About Innovation and Flexibility
Many states across the country have recognized the need for flexibility from state statutes in order to foster innovatation in their educational systems and improve student acheivement.
For decades, state education agencies and legislatures created regulations to ensure the process that schools and systems used to educated children was sufficient. But, as the educational system changed and made schools more accountable for their performance, well-intended statutes became cumbersome. In short, the “system” changed to focus on making sure educators meet goals, and they need more freedom to meet these goals.
Some states allow systems to develop “innovation plans” or “flexibility plans.” These plans allow educators at the school and system levels to decide how best to teach students. If an old but cumbersome state regulation stands in the way of getting results, the state may waive it, within reason.
States that have passed legislation allowing “flexibility” or “innovation” plans include Georgia, Kentucky, New Mexico, and Oklahoma, among others.
Local Control School Flexibility Act of 2013 (HB84, SB54)
In 2013, the Local Control School Flexibility Act (HB84) and its Senate companion (SB54), would allow local systems to enter into “flexibility contracts” with the State Board of Education after completing a rigorous approval process. For more on HB84, see below.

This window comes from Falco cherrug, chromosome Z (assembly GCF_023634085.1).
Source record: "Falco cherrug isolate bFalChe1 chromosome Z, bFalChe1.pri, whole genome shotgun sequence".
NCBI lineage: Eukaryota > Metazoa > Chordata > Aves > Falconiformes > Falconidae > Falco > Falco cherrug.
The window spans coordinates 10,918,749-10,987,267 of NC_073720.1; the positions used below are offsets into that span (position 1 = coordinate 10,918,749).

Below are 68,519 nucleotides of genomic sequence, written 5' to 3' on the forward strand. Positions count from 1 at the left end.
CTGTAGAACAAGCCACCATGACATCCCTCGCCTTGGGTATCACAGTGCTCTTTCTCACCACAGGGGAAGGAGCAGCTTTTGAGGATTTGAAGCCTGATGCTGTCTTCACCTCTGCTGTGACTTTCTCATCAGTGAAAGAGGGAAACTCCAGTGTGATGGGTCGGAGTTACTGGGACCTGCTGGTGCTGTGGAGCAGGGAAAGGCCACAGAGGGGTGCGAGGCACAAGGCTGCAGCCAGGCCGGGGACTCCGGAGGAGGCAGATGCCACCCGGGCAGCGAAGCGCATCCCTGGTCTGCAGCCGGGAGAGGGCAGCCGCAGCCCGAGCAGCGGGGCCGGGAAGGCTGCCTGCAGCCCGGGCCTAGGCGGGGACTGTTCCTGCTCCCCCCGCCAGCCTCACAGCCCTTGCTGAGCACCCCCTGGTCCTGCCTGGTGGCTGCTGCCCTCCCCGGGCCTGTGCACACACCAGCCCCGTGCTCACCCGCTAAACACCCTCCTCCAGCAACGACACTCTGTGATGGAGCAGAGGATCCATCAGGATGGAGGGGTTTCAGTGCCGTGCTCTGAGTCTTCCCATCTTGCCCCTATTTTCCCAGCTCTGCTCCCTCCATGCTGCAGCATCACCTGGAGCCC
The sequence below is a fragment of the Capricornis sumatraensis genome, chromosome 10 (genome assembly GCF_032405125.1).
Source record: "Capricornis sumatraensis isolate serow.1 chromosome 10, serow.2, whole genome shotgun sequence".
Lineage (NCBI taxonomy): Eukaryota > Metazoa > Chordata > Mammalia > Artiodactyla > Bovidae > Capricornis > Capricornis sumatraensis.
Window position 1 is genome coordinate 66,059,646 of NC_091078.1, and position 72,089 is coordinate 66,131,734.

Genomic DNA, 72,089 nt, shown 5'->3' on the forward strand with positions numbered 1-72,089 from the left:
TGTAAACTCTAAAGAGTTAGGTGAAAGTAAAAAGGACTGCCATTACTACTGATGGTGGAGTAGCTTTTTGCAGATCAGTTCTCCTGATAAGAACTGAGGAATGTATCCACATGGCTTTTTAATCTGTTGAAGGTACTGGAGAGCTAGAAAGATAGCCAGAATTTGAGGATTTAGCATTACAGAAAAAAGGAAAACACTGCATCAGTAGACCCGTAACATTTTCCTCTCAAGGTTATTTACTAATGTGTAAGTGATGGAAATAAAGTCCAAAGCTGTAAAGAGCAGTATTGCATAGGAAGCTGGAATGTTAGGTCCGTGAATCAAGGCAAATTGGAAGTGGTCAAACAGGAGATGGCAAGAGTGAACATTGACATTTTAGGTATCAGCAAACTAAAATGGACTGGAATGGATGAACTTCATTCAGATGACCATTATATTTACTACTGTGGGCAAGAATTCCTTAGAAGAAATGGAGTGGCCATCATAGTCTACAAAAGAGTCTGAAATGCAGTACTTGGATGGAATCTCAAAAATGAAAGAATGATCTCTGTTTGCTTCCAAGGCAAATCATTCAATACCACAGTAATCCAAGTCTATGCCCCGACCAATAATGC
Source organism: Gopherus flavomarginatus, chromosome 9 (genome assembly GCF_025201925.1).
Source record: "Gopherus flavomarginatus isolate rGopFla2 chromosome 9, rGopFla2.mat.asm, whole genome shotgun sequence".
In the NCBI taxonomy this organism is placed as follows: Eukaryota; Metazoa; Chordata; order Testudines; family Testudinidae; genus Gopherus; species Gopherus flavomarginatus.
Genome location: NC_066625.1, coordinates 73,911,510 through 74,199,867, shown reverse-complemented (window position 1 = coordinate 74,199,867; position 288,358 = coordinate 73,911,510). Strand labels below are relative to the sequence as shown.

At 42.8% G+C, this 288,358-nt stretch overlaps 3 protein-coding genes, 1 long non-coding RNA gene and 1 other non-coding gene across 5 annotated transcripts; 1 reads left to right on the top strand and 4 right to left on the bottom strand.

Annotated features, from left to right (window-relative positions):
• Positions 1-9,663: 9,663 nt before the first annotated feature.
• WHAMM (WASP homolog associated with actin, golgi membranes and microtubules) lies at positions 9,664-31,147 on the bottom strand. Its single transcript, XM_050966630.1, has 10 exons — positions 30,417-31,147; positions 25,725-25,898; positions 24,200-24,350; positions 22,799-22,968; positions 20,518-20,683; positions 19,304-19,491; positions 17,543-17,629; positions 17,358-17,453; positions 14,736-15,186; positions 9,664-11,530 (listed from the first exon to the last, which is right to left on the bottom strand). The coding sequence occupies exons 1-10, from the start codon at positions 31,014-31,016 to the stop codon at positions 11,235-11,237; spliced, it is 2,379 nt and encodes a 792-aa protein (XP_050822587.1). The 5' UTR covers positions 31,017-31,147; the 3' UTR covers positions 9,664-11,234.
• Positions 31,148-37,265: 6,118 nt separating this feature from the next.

- The Local Control School Flexibility Act has a broad coalition of supporters in the education community who signed on to a Joint Statement of Support. In addition to A+, supporters include: the Alabama Association of School Boards, Alabama Association of School Business Officials, Council for Leaders in Alabama Schools, School Superintendents of Alabama, the Business Council of Alabama, and State Superintendent Tommy Bice.
- To learn about the types of flexibility that a school might look for, click here for more details.
- A school system would have to go through numerous steps to get a flexibility plan approved. Click here to learn more about the steps for approval of a plan.
- Unfortunately, opponents of the bill have spread rumors to stir up fear. Click here to read more about these scare tactics and what’s actually true.
In 2012, two version of flexibility bills were introduced during the Legislative sessions.
- In 2012, SB365 was introduced, and it was very similar to 2013’s HB84.
- Also in 2012, the text of SB365 was included in the Education Options Act (HB650), the majority of which was meant to allow and regulate public charter schools in Alabama. Because HB650 included language allowing for traditional school flexibility, it would have given traditional schools similar flexibility to better compete with any charter schools that could have been created under that portion of the bill.